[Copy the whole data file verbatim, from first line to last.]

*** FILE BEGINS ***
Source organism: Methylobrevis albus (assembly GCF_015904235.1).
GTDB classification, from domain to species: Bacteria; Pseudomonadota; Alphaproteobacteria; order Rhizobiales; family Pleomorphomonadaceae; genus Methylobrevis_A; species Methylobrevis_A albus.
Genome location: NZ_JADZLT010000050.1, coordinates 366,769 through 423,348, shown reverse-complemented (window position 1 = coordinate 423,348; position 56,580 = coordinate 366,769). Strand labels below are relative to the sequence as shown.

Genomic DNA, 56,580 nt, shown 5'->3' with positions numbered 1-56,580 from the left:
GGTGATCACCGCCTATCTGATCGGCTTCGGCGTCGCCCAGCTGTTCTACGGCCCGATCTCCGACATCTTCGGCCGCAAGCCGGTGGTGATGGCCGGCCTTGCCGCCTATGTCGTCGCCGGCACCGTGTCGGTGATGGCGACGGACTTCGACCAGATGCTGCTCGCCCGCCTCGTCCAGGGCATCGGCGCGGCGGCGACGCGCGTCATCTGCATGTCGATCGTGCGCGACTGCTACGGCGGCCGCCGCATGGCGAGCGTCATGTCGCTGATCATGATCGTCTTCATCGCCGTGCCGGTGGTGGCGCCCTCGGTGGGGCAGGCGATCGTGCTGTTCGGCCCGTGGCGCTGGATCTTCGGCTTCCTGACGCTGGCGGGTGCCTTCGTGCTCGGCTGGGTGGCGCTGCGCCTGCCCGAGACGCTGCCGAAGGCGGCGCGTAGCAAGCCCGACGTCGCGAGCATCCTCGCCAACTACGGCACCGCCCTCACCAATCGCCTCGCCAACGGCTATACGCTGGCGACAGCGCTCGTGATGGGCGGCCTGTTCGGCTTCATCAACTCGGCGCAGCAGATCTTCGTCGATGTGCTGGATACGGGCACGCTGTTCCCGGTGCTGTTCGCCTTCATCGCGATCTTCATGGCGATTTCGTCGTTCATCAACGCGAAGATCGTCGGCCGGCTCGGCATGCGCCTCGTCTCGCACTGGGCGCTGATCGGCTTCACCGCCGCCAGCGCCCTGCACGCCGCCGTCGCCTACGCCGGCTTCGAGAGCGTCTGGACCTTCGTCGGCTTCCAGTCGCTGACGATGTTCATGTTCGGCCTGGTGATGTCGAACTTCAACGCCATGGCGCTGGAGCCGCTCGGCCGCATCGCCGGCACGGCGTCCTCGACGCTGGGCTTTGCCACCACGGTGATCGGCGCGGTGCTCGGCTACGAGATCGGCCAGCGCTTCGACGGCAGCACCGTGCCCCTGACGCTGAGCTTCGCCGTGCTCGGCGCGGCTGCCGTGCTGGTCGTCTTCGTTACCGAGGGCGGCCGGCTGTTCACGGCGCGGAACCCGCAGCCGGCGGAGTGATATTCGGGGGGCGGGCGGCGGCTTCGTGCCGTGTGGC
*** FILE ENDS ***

Source organism: Methylobrevis albus (assembly GCF_015904235.1).
GTDB classification, from domain to species: Bacteria; Pseudomonadota; Alphaproteobacteria; order Rhizobiales; family Pleomorphomonadaceae; genus Methylobrevis_A; species Methylobrevis_A albus.
Genome location: NZ_JADZLT010000050.1, coordinates 366,769 through 423,348, shown reverse-complemented (window position 1 = coordinate 423,348; position 56,580 = coordinate 366,769). Strand labels below are relative to the sequence as shown.

Genomic DNA, 56,580 nt, shown 5'->3' with positions numbered 1-56,580 from the left:
GGTGATCACCGCCTATCTGATCGGCTTCGGCGTCGCCCAGCTGTTCTACGGCCCGATCTCCGACATCTTCGGCCGCAAGCCGGTGGTGATGGCCGGCCTTGCCGCCTATGTCGTCGCCGGCACCGTGTCGGTGATGGCGACGGACTTCGACCAGATGCTGCTCGCCCGCCTCGTCCAGGGCATCGGCGCGGCGGCGACGCGCGTCATCTGCATGTCGATCGTGCGCGACTGCTACGGCGGCCGCCGCATGGCGAGCGTCATGTCGCTGATCATGATCGTCTTCATCGCCGTGCCGGTGGTGGCGCCCTCGGTGGGGCAGGCGATCGTGCTGTTCGGCCCGTGGCGCTGGATCTTCGGCTTCCTGACGCTGGCGGGTGCCTTCGTGCTCGGCTGGGTGGCGCTGCGCCTGCCCGAGACGCTGCCGAAGGCGGCGCGTAGCAAGCCCGACGTCGCGAGCATCCTCGCCAACTACGGCACCGCCCTCACCAATCGCCTCGCCAACGGCTATACGCTGGCGACAGCGCTCGTGATGGGCGGCCTGTTCGGCTTCATCAACTCGGCGCAGCAGATCTTCGTCGATGTGCTGGATACGGGCACGCTGTTCCCGGTGCTGTTCGCCTTCATCGCGATCTTCATGGCGATTTCGTCGTTCATCAACGCGAAGATCGTCGGCCGGCTCGGCATGCGCCTCGTCTCGCACTGGGCGCTGATCGGCTTCACCGCCGCCAGCGCCCTGCACGCCGCCGTCGCCTACGCCGGCTTCGAGAGCGTCTGGACCTTCGTCGGCTTCCAGTCGCTGACGATGTTCATGTTCGGCCTGGTGATGTCGAACTTCAACGCCATGGCGCTGGAGCCGCTCGGCCGCATCGCCGGCACGGCGTCCTCGACGCTGGGCTTTGCCACCACGGTGATCGGCGCGGTGCTCGGCTACGAGATCGGCCAGCGCTTCGACGGCAGCACCGTGCCCCTGACGCTGAGCTTCGCCGTGCTCGGCGCGGCTGCCGTGCTGGTCGTCTTCGTTACCGAGGGCGGCCGGCTGTTCACGGCGCGGAACCCGCAGCCGGCGGAGTGATATTCGGGGGGCGGGCGGCGGCTTCGTGCCGTGTGGC